SEAS Assistant Professor Brian Weeks receives Packard Fellowship in Science and Engineering
(Los Altos, CA)—The David and Lucile Packard Foundation announced today the 2022 class of Packard Fellows in Science and Engineering. This year’s class features 20 innovative early-career scientists and engineers—including University of Michigan School for Environment and Sustainability (SEAS) Assistant Professor Brian Weeks—who will each receive $875,000 over five years to pursue their research.
“Each of the Fellows in this year’s class is exceptional, and we’re excited to support them as they push the boundaries of discovery and innovation in their fields,” said Dr. Richard Alley, Chair of the Packard Fellowships for Science & Engineering Advisory Panel, and 1991 Packard Fellow. “We welcome them to the community of Packard Fellows, and look forward to learning from them and helping them advance the frontiers of science and engineering for the good of all of us.”
The Packard Fellowships for Science and Engineering are designed to encourage innovative, blue-sky thinking by providing maximum flexibility and support to scientists and engineers early in their careers. This flexibility allows Fellows to pursue trailblazing experimental research into critical issues like COVID-19 and climate change. Fellows have gone on to receive the highest accolades, including Nobel Prizes in Chemistry and Physics, Fields Medals, Alan T. Waterman Awards, Breakthrough Prizes, Kavli Prizes, and elections to the National Academies of Science, Engineering, and Medicine.
Weeks' discipline is ecology and evolutionary biology. Humans are changing the climate at an unprecedented rate, and the ways that species adapt to these novel conditions will fundamentally reshape ecosystems. The Weeks lab uses museum specimens and field biology to understand how bird morphology responds to changing temperatures and to develop broader understanding of biotic responses to global climate change.
“The Packard Fellowship is so important—it's one of the nation's largest non-governmental fellowships and it's fully unrestricted. That means that the Fellows themselves can tackle whatever barriers they may have in their lives and labs to better explore their research,” said Dr. Celeste Nelson. This year, Nelson came full circle: She first joined the Packard Fellowship Program in 2008 as a Fellow herself, and in April 2022 joined the Advisory Panel, paving the way for the next generation of scientists.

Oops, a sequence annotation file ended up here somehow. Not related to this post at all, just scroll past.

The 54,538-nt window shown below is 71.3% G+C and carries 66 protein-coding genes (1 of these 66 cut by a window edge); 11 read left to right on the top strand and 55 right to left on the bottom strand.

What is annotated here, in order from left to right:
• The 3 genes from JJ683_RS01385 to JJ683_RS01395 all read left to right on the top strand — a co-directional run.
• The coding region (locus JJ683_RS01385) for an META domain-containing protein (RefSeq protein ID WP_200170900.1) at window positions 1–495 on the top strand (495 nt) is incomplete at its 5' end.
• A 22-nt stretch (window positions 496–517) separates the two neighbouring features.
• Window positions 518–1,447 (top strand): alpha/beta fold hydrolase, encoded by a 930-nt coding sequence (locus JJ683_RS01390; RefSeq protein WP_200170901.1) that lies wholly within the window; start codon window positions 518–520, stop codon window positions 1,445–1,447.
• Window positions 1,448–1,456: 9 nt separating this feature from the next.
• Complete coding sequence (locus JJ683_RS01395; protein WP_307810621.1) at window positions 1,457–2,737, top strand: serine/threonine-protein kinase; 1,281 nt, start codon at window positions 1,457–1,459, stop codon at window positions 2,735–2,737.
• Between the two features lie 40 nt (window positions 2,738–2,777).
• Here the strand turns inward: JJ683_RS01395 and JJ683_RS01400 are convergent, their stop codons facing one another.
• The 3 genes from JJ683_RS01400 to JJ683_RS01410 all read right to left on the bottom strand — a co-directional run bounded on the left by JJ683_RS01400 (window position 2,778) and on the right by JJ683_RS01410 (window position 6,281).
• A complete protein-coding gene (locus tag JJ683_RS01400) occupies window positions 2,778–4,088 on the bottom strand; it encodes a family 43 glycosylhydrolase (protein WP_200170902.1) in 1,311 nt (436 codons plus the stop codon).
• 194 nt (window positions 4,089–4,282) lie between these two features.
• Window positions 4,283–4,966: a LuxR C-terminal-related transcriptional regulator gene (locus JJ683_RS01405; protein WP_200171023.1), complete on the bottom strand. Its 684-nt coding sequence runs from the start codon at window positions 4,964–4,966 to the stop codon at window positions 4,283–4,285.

Fellows can use the unrestricted funds however they like, including on things like child care. For Fellows, this freedom can open the doors to uncharted research territory and allow them to explore new approaches over longer timelines.
Nelson added, “As a woman, I've seen first-hand that the obstacles to doing good work are too often based on gender, and it's programs like this that put amazing researchers from all backgrounds in the driver’s seat to help them get where they want to go. I'm so glad to see that half of this year’s Fellows class are women.”
“The Packard Fellows embody the Foundation’s commitment to science as vital to progress and cross-fertilization across academic disciplines,” said Walt Reid, the Packard Foundation’s Vice President of Environment and Science. “The breakthroughs we see in the Packard Fellows community provide not just hope for the future, but also real paths forward for some of the most critical challenges we face in healthcare, climate change, technology, and more.”
The Packard Fellowships were inspired by David Packard’s commitment to strengthening university-based science and engineering programs in the United States. He recognized that the success of the Hewlett-Packard Company, which he co-founded, was derived in large measure from research and development in university laboratories. Since 1988, the Packard Foundation has awarded $481 million to support 675 scientists and engineers from 54 national universities. The Packard Foundation also continues to be committed to supporting Fellows as they undertake a variety of self-directed initiatives to support diversity, equity, and inclusion in STEM through additional targeted grants.